A three-year-old school meal policy sent fresh shock through parents last week, as many learned that they could be reported to the Department of Health and Welfare for unpaid bills.
Public response was strong enough to prompt a letter from the district office clarifying Policy 771, which governs so-called “student nutrition accounts,” a debit system that parents can use to pre-load money onto a card for their children to buy meals.
That policy states that parents will be notified if a balance dips negative, after which they’ll have five days to either pay it, make arrangements to do so in the future or apply for the federal free and reduced lunch program. If they don’t take any of those steps, the school principal “may notify the Idaho Department of Health and Welfare, if appropriate.”
Director of Communications Heather Crocker said she isn’t aware of that having happened during her time at the district.
“It’s not part of our normal routine,” Crocker said.
In accordance with Idaho law, the School District will contact Health and Welfare if staff believe a child’s safety is at risk, Crocker said, but that hasn’t occurred in the context of the food policy.
Per the terms of the federal free and reduced lunch program, the School District is required by law to share its food service policy annually. In the past, they’ve sent it alongside the application for that program. This year, the email simply instructed parents to review the policy, with attachments in both English and Spanish.
“It lacked context,” Crocker said. “It was definitely not our intention to cause concern.”
Superintendent GwenCarol Holmes apologized for the confusion in a separate email sent to all parents on Friday.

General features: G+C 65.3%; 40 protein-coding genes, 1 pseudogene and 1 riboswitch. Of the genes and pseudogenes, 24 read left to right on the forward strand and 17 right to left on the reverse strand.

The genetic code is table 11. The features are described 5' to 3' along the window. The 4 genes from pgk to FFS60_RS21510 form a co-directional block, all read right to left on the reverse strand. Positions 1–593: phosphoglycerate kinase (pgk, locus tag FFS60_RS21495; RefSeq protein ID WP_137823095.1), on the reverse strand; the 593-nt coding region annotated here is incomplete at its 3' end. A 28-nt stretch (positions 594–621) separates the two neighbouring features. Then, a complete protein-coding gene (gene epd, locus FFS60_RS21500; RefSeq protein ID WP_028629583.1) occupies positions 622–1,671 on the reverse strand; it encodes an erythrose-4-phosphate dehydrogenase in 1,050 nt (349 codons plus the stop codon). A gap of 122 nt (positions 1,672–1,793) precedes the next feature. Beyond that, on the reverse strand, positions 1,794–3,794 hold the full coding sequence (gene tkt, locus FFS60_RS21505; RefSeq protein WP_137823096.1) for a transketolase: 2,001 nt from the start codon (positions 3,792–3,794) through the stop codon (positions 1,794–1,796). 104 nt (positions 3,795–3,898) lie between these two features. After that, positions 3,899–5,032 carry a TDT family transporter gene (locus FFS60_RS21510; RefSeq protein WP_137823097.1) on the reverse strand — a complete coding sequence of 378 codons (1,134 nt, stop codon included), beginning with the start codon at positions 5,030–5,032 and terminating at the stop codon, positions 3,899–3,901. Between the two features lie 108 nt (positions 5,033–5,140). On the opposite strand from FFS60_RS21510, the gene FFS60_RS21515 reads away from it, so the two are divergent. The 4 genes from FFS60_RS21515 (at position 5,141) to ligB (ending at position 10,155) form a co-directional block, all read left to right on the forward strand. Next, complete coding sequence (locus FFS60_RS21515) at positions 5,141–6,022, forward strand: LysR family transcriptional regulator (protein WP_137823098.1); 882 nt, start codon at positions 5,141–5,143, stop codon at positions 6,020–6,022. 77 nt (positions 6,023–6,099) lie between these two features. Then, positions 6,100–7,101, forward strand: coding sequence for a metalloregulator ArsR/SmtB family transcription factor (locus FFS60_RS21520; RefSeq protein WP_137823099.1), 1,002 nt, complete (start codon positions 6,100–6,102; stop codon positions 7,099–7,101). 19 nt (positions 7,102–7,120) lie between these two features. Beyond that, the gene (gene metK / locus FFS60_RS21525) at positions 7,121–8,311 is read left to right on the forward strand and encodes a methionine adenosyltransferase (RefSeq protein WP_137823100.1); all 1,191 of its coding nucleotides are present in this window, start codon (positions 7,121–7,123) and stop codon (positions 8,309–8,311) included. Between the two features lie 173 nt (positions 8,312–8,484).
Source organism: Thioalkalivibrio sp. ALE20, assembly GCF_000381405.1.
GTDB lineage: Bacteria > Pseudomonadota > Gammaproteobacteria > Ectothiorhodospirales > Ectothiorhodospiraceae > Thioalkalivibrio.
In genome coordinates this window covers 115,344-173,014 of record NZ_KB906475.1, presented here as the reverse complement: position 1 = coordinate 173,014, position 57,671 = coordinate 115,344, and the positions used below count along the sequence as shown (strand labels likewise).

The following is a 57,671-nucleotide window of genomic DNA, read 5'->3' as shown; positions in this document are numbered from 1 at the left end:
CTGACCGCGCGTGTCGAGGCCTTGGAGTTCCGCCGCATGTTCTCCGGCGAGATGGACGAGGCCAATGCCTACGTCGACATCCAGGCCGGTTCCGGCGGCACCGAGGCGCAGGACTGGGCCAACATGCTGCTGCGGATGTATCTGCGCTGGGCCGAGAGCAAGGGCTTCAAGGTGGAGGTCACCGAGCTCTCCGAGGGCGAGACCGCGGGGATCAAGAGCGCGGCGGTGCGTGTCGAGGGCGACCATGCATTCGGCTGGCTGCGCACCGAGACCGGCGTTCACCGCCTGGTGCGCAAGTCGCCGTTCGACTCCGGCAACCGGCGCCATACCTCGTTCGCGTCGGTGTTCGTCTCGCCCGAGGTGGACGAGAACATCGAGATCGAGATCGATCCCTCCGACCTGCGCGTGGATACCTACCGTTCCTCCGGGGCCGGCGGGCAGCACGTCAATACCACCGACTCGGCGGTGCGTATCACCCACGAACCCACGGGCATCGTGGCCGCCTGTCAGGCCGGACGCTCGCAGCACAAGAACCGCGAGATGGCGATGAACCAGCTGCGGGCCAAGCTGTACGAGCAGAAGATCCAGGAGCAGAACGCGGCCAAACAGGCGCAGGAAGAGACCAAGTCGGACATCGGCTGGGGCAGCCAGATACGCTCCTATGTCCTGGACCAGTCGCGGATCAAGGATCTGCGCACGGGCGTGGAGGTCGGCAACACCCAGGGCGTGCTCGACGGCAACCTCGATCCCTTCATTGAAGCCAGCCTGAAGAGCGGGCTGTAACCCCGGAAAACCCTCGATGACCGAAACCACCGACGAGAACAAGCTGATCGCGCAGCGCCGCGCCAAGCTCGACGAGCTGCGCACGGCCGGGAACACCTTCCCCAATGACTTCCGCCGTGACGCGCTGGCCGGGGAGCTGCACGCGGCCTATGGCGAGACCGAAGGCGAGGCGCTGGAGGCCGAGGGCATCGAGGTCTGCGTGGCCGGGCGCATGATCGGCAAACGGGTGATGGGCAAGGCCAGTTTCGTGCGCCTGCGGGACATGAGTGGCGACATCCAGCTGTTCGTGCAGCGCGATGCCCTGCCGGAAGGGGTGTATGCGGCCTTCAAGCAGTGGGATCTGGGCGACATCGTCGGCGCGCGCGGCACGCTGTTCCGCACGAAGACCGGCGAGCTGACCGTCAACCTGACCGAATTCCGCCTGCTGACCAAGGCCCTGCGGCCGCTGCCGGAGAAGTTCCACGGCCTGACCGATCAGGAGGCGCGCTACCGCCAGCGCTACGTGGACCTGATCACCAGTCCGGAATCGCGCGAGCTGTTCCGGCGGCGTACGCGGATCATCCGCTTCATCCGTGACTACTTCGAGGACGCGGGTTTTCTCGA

“All students will continue to receive a balanced meal for breakfast and lunch regardless of the balance on their family’s account,” she wrote.
A similar policy made national headlines earlier this year when a Pennsylvania district threatened to put children in foster care over unpaid bills. In July, the Wyoming Valley West School District sent letters to about 1,000 parents claiming that balances could land them in court, the Associated Press reported at the time.
“You can be sent to dependency court for neglecting your child’s right to food. The result may be your child being taken from your home and placed in foster care,” the letter read.
Luzerne County, where the district operates, rebuked the claim, and Wyoming Valley West de-escalated its language in a subsequent letter.
In Idaho, policies vary. Many districts ranging in size from Camas and Lincoln counties to West Ada make no mention of charge accounts at all. Others reserve the right to deny meals to students who slip into debt. In the McCall-Donnelly District, for instance, elementary-schoolers have one week to rectify the balance; middle- and high-schoolers have one day. Twin Falls’ policy treats a bill more than 50 days old as a bad debt, and will use collections agencies and small-claims court to settle the charge.
In 2017, the U.S. Department of Agriculture, which administers the National School Lunch Program, required schools to have plans for students who can’t pay for meals. While the USDA pays the cost of free and reduced-price lunches, it won’t pay a student’s debt. That’s up to the individual school district—usually falling on its general operating fund.
Here, school social workers are usually the first to reach out to parents when concerns over payment arise, Crocker said.
Their first preference is to enroll a student in the free and reduced-price program. To do it, parents apply by reporting their income to the district’s free and reduced determining official—in Blaine County, that’s Administrative Assistant Karen Hoffman—who evaluates eligibility. The income limits vary by the size of the household applying. In 2019, a kid in a family of four earning less than $47,638 annually qualifies for reduced meal prices—between 30 and 40 cents—while those earning less than $33,475 get them free.